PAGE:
RECORDINGS THEREOF" which issued on December 12,1986; to U.S. Patent No.
4,695,901 entitled "METHOD AND APPARATUS FOR REMOVING PSEUDO-SYNC
PULSES AND/OR AGC PULSES FROM A VIDEO SIGNAL" which issued on
September 22,1987; to U.S. Patent No. 4j907,093 for METHOD AND APPARATUS
FOR PREVENTING THE COPYING OF A VIDEO PROGRAM" which issued March 6,
1990; to U.S. Patent No. 4,819,098 for "METHOD AND APPARATUS FOR
CLUSTEIONG MODIFICATIONS MADE TO A VIDEO SIGNAL TO INHIBIT THE
, MAKING OF ACCEPTABLE VIDEO TAPE RECORDINGS" which issued on April 4,
1989; to U.S. Patent No. 5,157,510 for "METHOD AND APPARATUS FOR
DISABLING ANTI-COPY PROTECTION SYSTEM IN VIDEO SIGNALS USING
PULSE NARROWING which issued on October 20, 1992; to U.S. Patent No. 5,194,965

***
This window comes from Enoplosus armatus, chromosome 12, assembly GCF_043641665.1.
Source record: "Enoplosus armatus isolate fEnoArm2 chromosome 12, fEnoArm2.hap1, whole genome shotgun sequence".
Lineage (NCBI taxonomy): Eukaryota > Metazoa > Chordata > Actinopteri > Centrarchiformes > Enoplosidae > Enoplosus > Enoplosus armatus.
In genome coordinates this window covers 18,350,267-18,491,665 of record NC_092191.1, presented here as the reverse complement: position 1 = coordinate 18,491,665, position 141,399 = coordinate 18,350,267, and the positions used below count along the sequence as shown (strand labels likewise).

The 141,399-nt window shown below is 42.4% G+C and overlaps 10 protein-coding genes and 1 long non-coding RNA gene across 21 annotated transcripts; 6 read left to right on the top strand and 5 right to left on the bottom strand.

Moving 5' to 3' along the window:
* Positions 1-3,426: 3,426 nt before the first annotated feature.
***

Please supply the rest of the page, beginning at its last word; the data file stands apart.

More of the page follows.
for "METHOD AND APPARATUS FOR DISABLING ANTI-CGPY PROTECTION
SYSTEM IN VIDEO SIGNALS" issued on March 16, 1993; to U.S. Patent No. 5,625,691
for "METHOD AND APPARA;rUS TO DEFEAT CERTAIN COPY PROTECTION
PULSES WITHIN A VIDEO SIGNAL" issued on April 29,1997; to U.S. Patent No.
5,633,927 for "VIDEO COPY PROTECTION PROCESS ENHANCEMENT TO
D^TRODUCE HORIZONTAL AND VERTICAL PICTURE DISTORTIONS" issued on
May 27, 1997; to U.S. Patent No. 5,748.733 for "METHOD AND APPARATUS TO


REDUCE EFFECTS OF CERTAIN COPY PROTECTION PULSES WITHIN A VIDEO
SIGNAL" issued on May 5, 1998; to U.S. Patent No. 5,661,801 for "METHOD AND
APPARATUS FOR STABILIZ^G AND BRIGHTENING PRERECORDED TV
SIGNALS ENCODED WITH COPY PROTECTION" issued on August 26, 1997; to U.S.
Patent No. 4,336,554 for "CODE SIGNAL BLANKING APPARATUS" issued on June
22, 1982 and to U.S. Patent No. 5„583,936 for "VIDEO COPY PROTECTION PROCESS